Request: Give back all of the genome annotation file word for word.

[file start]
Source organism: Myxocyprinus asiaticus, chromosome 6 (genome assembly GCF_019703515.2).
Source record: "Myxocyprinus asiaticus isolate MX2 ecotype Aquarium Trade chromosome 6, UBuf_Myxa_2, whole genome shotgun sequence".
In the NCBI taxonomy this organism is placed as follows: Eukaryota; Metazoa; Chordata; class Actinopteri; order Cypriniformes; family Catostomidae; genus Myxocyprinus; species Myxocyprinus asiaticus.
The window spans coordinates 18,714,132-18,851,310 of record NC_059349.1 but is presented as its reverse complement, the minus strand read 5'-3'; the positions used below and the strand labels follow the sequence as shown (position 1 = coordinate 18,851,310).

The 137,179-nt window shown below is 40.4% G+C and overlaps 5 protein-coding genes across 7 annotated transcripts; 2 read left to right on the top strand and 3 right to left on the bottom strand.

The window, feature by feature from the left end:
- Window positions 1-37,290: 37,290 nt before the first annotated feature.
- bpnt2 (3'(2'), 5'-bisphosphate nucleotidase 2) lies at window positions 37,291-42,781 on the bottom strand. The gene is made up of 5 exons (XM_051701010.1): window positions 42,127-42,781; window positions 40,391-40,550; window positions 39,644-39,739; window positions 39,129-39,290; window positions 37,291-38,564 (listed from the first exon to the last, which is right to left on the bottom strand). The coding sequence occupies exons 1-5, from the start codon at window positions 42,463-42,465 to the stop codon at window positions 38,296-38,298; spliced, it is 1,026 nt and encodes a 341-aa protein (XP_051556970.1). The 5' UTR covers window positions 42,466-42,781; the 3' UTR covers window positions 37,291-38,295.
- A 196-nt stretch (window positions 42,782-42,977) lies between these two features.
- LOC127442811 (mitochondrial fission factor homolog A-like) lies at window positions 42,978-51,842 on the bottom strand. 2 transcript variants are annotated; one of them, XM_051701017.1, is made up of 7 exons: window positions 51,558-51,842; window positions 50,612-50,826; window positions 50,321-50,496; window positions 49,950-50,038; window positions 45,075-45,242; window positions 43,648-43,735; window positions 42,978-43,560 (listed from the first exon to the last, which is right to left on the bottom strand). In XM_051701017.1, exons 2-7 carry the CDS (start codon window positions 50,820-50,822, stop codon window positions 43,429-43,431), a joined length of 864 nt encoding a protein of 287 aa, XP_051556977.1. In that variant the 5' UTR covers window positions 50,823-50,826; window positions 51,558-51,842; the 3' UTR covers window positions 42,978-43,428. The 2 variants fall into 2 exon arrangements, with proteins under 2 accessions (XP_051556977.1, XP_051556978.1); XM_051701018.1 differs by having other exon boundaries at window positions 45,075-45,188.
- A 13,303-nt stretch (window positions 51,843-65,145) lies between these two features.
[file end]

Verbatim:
Source organism: Myxocyprinus asiaticus, chromosome 6 (genome assembly GCF_019703515.2).
Source record: "Myxocyprinus asiaticus isolate MX2 ecotype Aquarium Trade chromosome 6, UBuf_Myxa_2, whole genome shotgun sequence".
In the NCBI taxonomy this organism is placed as follows: Eukaryota; Metazoa; Chordata; class Actinopteri; order Cypriniformes; family Catostomidae; genus Myxocyprinus; species Myxocyprinus asiaticus.
The window spans coordinates 18,714,132-18,851,310 of record NC_059349.1 but is presented as its reverse complement, the minus strand read 5'-3'; the positions used below and the strand labels follow the sequence as shown (position 1 = coordinate 18,851,310).

The 137,179-nt window shown below is 40.4% G+C and overlaps 5 protein-coding genes across 7 annotated transcripts; 2 read left to right on the top strand and 3 right to left on the bottom strand.

The window, feature by feature from the left end:
- Window positions 1-37,290: 37,290 nt before the first annotated feature.
- bpnt2 (3'(2'), 5'-bisphosphate nucleotidase 2) lies at window positions 37,291-42,781 on the bottom strand. The gene is made up of 5 exons (XM_051701010.1): window positions 42,127-42,781; window positions 40,391-40,550; window positions 39,644-39,739; window positions 39,129-39,290; window positions 37,291-38,564 (listed from the first exon to the last, which is right to left on the bottom strand). The coding sequence occupies exons 1-5, from the start codon at window positions 42,463-42,465 to the stop codon at window positions 38,296-38,298; spliced, it is 1,026 nt and encodes a 341-aa protein (XP_051556970.1). The 5' UTR covers window positions 42,466-42,781; the 3' UTR covers window positions 37,291-38,295.
- A 196-nt stretch (window positions 42,782-42,977) lies between these two features.
- LOC127442811 (mitochondrial fission factor homolog A-like) lies at window positions 42,978-51,842 on the bottom strand. 2 transcript variants are annotated; one of them, XM_051701017.1, is made up of 7 exons: window positions 51,558-51,842; window positions 50,612-50,826; window positions 50,321-50,496; window positions 49,950-50,038; window positions 45,075-45,242; window positions 43,648-43,735; window positions 42,978-43,560 (listed from the first exon to the last, which is right to left on the bottom strand). In XM_051701017.1, exons 2-7 carry the CDS (start codon window positions 50,820-50,822, stop codon window positions 43,429-43,431), a joined length of 864 nt encoding a protein of 287 aa, XP_051556977.1. In that variant the 5' UTR covers window positions 50,823-50,826; window positions 51,558-51,842; the 3' UTR covers window positions 42,978-43,428. The 2 variants fall into 2 exon arrangements, with proteins under 2 accessions (XP_051556977.1, XP_051556978.1); XM_051701018.1 differs by having other exon boundaries at window positions 45,075-45,188.
- A 13,303-nt stretch (window positions 51,843-65,145) lies between these two features.